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LBA-ECO ND-01 Land Cover Classification, Rondonia, Brazil: 1975-2000
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Revision date: November 18, 2014

Summary: 

This data set provides a time series of land cover classifications for Ariquemes, Ji-Parana, and Luiza, research sites in Rondonia, Brazil. The land cover classifications are derived from the Landsat Multispectral Scanner (MSS), Thematic Mapper (TM), and Enhanced Thematic Mapper Plus (ETM+) sensors.  The time period ranges from June 1975 through June 2000, but all areas do not have images for all the years.

The images were classified into the following categories: 1. Primary upland forest, representing the dominant natural vegetation in the area; 2. Pasture and green pasture; 3. Second growth, dominated by small trees and shrubs with low species diversity and biomass relative to primary forest; 4. Soil/urban; 5. Rock/savanna; 6. Water;  and 7. Cloud or smoke obscured. In addition, areas covered by rock and savanna were mapped and all areas outside of the overlap zone between all dates within a scene, and scene edges, were masked.

There are 75 GeoTIFF files (.tif) with this data set which includes: classified images (*ful.tif) and a corresponding image mask (*ful_mask .tif) for each date (with the exception of 1978 and 1996 images for Ji-Parana, for which there are only ful_mask.tif files), and three mask files for rock, savannah, and scene edges, for each area. By area, there are 31 images for Ariquemes, 23 images for Ji-Parana, and 21 images for Luiza.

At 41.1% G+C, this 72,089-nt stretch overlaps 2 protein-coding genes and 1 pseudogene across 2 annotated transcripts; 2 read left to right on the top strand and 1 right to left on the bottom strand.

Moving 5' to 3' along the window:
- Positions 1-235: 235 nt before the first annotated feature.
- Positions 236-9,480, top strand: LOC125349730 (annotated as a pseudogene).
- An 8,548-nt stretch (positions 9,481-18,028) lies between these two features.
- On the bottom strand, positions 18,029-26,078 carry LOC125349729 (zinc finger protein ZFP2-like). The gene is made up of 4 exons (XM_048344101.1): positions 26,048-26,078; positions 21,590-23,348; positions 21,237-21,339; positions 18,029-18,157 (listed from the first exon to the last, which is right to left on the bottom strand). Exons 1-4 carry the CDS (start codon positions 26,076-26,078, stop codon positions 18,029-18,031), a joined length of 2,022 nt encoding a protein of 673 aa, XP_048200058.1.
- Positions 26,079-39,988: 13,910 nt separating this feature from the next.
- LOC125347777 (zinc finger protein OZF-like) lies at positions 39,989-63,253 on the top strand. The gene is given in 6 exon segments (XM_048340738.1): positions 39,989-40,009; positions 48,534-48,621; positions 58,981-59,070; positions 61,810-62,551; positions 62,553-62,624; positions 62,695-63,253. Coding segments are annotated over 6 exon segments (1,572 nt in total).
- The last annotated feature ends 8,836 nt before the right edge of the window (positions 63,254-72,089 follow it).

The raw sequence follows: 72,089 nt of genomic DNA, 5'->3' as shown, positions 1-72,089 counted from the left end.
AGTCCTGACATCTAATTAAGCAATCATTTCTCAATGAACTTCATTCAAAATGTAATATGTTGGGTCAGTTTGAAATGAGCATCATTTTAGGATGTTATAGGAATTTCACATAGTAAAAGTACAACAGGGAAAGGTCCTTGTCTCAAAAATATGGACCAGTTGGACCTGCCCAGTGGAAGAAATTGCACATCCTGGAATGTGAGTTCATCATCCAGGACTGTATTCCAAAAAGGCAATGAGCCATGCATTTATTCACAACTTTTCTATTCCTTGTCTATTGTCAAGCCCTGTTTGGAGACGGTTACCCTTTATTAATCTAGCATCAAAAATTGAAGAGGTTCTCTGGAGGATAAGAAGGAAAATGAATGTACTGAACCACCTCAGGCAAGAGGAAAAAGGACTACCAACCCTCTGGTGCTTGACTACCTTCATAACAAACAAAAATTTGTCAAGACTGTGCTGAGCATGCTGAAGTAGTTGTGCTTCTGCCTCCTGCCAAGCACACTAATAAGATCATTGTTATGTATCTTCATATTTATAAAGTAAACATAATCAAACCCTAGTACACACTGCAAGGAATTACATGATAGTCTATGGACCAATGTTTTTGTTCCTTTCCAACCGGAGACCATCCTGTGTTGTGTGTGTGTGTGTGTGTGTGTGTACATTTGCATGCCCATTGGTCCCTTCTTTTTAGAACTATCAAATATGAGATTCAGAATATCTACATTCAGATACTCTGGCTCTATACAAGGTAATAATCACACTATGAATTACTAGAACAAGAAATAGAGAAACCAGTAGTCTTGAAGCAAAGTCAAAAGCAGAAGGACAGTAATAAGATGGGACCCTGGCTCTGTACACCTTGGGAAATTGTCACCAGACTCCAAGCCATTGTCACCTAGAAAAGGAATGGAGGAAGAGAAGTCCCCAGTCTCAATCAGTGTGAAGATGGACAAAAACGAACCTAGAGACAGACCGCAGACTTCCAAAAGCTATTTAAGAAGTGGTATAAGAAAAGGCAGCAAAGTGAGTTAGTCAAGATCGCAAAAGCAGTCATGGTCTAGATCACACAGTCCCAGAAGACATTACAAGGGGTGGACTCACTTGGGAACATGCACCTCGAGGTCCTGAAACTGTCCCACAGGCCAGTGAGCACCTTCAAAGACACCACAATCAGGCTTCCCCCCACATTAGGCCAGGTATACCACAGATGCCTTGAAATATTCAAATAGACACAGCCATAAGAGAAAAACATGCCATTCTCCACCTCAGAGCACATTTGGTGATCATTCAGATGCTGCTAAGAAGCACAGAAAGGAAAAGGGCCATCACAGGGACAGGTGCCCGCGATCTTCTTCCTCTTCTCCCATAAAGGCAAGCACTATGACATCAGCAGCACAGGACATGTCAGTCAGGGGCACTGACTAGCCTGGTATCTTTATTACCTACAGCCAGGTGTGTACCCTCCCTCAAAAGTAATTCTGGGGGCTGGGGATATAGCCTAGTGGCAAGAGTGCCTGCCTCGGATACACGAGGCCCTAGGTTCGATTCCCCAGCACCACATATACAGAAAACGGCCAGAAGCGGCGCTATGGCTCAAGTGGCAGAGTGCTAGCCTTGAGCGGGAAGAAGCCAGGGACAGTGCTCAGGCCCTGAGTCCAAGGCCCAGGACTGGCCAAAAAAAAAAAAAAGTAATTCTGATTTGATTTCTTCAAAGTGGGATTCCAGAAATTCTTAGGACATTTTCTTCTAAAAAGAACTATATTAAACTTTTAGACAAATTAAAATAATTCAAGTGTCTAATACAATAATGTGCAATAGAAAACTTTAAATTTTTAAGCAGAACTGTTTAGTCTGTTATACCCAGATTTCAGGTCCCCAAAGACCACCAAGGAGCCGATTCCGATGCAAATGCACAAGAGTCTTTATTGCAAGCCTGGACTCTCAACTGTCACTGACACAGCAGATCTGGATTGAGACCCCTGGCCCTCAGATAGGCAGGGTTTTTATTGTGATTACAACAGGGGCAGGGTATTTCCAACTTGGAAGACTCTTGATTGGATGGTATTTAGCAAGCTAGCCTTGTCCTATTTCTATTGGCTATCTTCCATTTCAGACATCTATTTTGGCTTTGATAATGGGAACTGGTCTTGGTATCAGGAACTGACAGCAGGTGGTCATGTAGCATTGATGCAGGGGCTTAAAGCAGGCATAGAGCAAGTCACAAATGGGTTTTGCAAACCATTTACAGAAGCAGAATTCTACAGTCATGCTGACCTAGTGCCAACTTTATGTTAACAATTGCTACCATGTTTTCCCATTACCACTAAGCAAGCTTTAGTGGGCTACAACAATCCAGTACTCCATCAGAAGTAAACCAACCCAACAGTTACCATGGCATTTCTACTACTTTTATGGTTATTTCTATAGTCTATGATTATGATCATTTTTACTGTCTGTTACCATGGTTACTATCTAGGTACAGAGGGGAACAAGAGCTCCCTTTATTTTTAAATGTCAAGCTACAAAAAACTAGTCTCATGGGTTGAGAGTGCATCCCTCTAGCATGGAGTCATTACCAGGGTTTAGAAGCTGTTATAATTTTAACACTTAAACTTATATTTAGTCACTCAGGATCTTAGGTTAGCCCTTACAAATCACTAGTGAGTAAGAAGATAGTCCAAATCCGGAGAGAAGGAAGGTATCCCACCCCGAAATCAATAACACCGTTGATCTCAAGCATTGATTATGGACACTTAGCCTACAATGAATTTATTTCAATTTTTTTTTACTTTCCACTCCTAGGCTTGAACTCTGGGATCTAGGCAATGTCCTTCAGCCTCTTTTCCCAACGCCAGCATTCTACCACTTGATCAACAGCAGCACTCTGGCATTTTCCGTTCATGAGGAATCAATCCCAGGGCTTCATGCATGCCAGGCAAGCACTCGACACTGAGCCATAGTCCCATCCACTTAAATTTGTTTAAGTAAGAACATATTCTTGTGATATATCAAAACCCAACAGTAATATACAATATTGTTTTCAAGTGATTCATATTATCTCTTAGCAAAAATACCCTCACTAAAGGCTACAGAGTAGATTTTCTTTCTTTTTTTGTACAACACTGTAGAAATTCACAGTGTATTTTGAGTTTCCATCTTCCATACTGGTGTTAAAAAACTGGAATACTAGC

Land cover for the three Rondia areas


Figure 1. Map showing the seven categories mapped for Ariquemes (1998), Ji-Parana (1999), and Luiza (1999). 1999 Ariquemes data were excluded from this mosaic due to extensive cloud contamination. A mosaic of the three scenes is shown in the upper right corner. Three regions are expanded, one located in southern Ji-Parana´ (lower right), one in northwestern Luiza (lower left), and one in northeastern Ariquemes (upper left). The insets illustrate a region of old, dense land clearing (Ji- Parana), new dense land clearing (Luiza), and old, low density land clearing (Ariquemes) (Roberts et al., 2002).